HBaker · 26/07/2017 09:53

SpuriouserAndSpuriouser got it almost exactly correct. Yes that's the situation. The move to country C is dependent on me moving to country B to practice my qualification. I can't practise here in country A because we moved here from country B three years ago, and it's not recognized here.

The thing is, between the two of us, he is the high earner. Right now, I am almost finished with a masters course in a field I thought I'd get into. But since we decided we were going to move to country C (because of future opportunities for both of us), I have set my mind that that's what I am going to do.

Now if we stay here, and I want the option of country C to be open, I'd have to restudy that qualification so I can practice it here, and it will take me another 2 years minimum.

OP posts:

HBaker · 26/07/2017 09:55

He was ok with me moving back to country B because he also wanted to go to country C - but then he was suddenly bombarded with probable fantastic opportunities!

Now I am at lost - what do I do? I want a career too!

OP posts:

garud · 26/07/2017 10:08

Will he be able to get an equivalent job in country C?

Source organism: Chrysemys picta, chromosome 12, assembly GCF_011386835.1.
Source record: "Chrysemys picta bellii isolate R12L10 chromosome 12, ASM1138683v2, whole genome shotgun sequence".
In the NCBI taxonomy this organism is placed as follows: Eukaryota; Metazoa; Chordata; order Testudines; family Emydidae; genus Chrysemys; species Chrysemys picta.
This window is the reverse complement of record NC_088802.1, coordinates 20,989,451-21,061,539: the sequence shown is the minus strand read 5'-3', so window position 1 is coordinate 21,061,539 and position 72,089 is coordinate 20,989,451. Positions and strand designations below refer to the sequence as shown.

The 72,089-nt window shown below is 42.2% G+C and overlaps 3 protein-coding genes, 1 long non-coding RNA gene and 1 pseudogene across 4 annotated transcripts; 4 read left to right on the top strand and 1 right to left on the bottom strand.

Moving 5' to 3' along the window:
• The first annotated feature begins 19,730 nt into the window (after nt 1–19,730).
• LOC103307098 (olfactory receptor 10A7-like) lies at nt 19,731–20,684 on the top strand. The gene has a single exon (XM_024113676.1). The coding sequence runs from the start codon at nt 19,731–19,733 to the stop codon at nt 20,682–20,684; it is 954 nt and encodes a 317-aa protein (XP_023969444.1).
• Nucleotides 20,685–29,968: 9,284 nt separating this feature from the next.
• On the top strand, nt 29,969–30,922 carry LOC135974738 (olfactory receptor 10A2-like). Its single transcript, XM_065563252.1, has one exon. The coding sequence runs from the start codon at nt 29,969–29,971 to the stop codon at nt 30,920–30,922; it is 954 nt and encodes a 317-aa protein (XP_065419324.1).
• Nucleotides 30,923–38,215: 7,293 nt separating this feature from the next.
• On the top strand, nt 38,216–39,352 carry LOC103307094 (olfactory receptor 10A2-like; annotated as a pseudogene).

You need to talk to him about what he thinks this potential new job means for the future.

If he can work in country C then he would be unreasonable to cut that option off for you without serious discussion.

However, it sounds like there is stuff you need to do before you have the career you want either way - either time spent in country B or further study in country A. You can have your career still.


HBaker · 26/07/2017 10:20

Yeah, for both of us, country C is a good country. But the ticket to country C depends on my qualification.

If he gets this job, it will do wonders for his career here. However, for me, my career has more potential in country C.

OP posts:

garud · 26/07/2017 12:10

In that case, even if he gets this great job, the plan doesn't need to change, and he doesn't get to hold you back just because he doesn't like the idea of separate countries.

Has he said that he might not want to go to country C? Has he said what he thinks will be hard about living separately? (It's not something I'd be keen on, but it's for a finite period, and is in the cause of a good thing for you both). I guess you don't have kids?


HBaker · 26/07/2017 12:36

Yup, no kids.

He said if this works out, and if this turns out to be what he expected, he might not want to leave anymore.

OP posts:

HBaker · 31/07/2017 04:32

Still pissed off. It seems now I'm paralyzed career-wise.

OP posts:

theculture · 31/07/2017 05:06

Mmm I really wouldn't be putting all my eggs in one basket, letting go of your career when he won't consider the long term implications for you - how will that feel 10 years down the line when you have no easy choices to enter the job market and he makes all the decisions . .